The President’s decision to declare a national emergency in order to redirect funds to build a wall along the U.S. southern border is a mistake for legal, political, and institutional reasons.  Like eating junk food, the satisfaction could well be temporary. First, this decision will be the subject of court challenges, and the President may lose.  Questions such as whether this is an emergency and why is this an emergency now will feature prominently.  Second, the decision is a political mistake.  At some point, there will be a Democratic President and a Republican controlled Senate or House, and the Democratic President may decide that climate change or private ownership of firearms is a national emergency that needs to be addressed without congressional authorization.  Third, the lack of an obvious national emergency, such as a war or a natural disaster, feeds the notion that the President is exceeding his Article II and statutory authorities.  When a branch pushes its powers near or past institutional limits, the reaction of the other branches can leave that branch weaker than before it acted (e.g. the Presidency after Watergate).  If President Trump wants more money for border walls, he should use the bully pulpit afforded by his office.  This requires marshaling the facts, using compelling imagery and stories, and rallying Americans to pressure Congress for more funding or vote out those legislators that object.  That’s the best and most effective way to accomplish lasting change.

Jamil N. Jaffer – NSI Founder and Executive Director; former Chief Counsel and Senior Advisor for the Senate Foreign Relations Committee and former Associate Counsel to President George W. Bush

“While there is no question that we need to do a better job in addressing illegal immigration as a nation, the fact is that there isn’t a national security emergency on our southern border today.  And even if there were such an emergency, a huge new border wall is not the solution.  Better, smart enforcement of existing laws is the right approach, as is strengthening our laws and capabilities.  The bipartisan legislation passed by Congress is a good step in the right direction of these changes.  Going forward, we also need immigration laws that account for the critically important contribution that legal immigrants make to our nation and our economy, including significantly and smartly expanding the scope and nature of legal immigration as well as putting in place additional provisions to limit illegal immigration and enforce existing laws.”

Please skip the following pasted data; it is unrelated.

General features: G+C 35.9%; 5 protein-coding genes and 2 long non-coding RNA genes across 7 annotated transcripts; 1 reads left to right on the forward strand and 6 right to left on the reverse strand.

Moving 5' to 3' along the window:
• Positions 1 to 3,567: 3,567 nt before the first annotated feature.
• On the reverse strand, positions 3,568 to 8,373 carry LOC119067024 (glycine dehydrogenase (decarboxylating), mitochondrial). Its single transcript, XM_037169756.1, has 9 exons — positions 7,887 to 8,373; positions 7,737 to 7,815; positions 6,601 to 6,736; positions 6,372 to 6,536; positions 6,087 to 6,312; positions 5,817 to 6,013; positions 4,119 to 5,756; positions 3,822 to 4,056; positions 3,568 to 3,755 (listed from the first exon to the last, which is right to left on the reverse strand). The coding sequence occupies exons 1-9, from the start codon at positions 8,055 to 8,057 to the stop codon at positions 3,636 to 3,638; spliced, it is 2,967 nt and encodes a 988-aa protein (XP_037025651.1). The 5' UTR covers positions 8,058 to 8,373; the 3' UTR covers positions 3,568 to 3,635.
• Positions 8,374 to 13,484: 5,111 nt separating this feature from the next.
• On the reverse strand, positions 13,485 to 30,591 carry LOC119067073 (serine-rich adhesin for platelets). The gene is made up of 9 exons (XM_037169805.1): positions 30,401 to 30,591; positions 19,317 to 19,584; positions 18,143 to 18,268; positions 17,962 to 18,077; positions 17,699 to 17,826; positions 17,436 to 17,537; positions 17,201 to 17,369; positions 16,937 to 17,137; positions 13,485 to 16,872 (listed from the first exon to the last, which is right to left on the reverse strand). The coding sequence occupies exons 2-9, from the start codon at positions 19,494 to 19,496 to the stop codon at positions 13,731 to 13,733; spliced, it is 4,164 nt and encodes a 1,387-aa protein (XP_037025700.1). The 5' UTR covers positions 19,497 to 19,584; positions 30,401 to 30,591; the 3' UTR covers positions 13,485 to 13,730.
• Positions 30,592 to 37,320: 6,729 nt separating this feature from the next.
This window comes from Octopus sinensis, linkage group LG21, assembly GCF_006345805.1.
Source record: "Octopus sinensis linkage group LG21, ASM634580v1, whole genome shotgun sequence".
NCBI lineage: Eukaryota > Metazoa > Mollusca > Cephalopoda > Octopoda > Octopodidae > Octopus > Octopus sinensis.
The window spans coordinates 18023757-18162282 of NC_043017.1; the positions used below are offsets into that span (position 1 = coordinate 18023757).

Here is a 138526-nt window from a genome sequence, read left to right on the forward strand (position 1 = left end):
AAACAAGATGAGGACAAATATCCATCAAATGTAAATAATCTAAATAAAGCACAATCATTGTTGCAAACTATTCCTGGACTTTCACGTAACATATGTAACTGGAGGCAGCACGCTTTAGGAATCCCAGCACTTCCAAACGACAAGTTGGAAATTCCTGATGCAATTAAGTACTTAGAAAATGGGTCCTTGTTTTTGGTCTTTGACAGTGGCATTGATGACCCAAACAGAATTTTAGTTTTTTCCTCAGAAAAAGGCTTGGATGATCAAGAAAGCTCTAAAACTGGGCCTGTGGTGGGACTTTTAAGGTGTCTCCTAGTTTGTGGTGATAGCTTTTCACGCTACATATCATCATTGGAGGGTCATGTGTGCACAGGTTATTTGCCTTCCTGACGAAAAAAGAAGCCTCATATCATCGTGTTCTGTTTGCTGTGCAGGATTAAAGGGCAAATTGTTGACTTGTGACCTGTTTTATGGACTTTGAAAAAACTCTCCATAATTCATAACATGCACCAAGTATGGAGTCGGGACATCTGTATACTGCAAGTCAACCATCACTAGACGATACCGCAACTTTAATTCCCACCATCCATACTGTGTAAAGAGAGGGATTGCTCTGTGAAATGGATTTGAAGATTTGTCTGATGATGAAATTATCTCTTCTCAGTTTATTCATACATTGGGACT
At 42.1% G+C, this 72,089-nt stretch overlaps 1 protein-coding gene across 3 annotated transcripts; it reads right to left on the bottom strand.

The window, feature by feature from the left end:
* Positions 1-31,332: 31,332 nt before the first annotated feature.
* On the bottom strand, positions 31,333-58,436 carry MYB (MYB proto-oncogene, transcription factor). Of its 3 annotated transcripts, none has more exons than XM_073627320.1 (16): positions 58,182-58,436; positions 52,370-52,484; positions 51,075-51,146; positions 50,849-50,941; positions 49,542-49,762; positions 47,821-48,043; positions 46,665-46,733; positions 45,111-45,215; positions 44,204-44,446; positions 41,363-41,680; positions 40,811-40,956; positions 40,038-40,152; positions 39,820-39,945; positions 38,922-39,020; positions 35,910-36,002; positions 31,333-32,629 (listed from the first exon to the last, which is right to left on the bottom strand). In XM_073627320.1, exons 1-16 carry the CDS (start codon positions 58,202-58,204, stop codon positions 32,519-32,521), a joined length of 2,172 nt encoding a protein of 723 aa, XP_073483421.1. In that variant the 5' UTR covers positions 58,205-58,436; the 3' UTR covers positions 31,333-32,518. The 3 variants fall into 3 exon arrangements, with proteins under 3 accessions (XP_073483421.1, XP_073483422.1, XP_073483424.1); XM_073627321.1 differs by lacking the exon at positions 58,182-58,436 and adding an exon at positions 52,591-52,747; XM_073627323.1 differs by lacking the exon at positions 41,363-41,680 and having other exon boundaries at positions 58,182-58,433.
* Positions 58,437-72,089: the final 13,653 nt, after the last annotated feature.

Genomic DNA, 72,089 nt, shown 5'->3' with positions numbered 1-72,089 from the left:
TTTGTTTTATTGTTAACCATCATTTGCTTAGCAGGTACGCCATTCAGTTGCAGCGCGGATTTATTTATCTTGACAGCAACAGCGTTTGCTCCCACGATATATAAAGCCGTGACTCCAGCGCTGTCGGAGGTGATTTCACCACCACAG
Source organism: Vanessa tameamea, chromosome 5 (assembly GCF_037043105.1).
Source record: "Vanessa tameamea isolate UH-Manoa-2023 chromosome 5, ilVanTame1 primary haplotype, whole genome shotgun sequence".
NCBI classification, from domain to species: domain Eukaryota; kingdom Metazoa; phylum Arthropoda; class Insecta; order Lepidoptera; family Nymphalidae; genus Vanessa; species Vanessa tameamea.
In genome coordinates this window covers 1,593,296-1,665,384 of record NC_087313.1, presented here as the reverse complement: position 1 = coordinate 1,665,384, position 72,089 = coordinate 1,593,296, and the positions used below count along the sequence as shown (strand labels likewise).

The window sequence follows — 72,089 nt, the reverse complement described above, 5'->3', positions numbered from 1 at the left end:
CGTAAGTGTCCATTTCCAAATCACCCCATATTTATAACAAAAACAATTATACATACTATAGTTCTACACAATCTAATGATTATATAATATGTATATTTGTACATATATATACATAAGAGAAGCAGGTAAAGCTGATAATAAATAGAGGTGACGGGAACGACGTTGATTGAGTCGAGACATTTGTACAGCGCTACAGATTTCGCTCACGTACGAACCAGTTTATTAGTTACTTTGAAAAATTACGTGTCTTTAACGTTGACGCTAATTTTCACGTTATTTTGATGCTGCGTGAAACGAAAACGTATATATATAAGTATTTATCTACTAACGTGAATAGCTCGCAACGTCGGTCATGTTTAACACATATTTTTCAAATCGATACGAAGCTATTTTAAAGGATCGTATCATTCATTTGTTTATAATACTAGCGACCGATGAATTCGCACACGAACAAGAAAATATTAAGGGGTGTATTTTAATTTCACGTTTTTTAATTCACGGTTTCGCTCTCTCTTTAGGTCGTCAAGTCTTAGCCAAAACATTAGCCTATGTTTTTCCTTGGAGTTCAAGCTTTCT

Harold Moss – NSI Visiting Fellow; Senior Director Strategy & Business Development, Web Products, Akamai Technologies

The utilization of the national emergency power by the President would move us further away from the democratic values America is built upon, and further deepen the partisan divide facing our nation today.

By taken this unprecedented action, the President is effectively rejecting the notion of free government for what our founding fathers found abhorrent which is an absolute monarchy.  The powers offered to the executive branch to declare a National emergency, were intended to address the need for timely response to “events” or “emergencies” not to further political commitments. The Presidents own comments, clarify that this is in fact not an emergency but a desire to accelerate his political objectives.

What is  particularly concerning was the Presidents assertions about the security of the ports of entry, to which he promptly undermined his own claims by introducing his own request of the Chinese prime minister with respect to Fentanyl as well as referencing the 2017 New York attacker who did not enter the country through our southern border. All of these arguments and many more will certainly be introduced in inevitable legal challenges and further server to divide the nation.”

Disclaimer: The views and opinions expressed in this analysis are those of the authors and do not necessarily reflect the official policy or position of the National Security Institute or any agency of the U.S. government. Assumptions made within the analysis are not reflective of the position of the National Security Institute or any U.S. government entity.


NSI Experts Weigh In: 2018 Department of Defense Artificial Intelligence Strategy

Yesterday, the Department of Defense (DoD) released a summary of its 2018 Artificial Intelligence Strategy.  Our experts weighed in about the strengths and weaknesses of this strategy. 

February 13, 2019

Bryson Bort – NSI Fellow; Founder & CEO, SCYTHE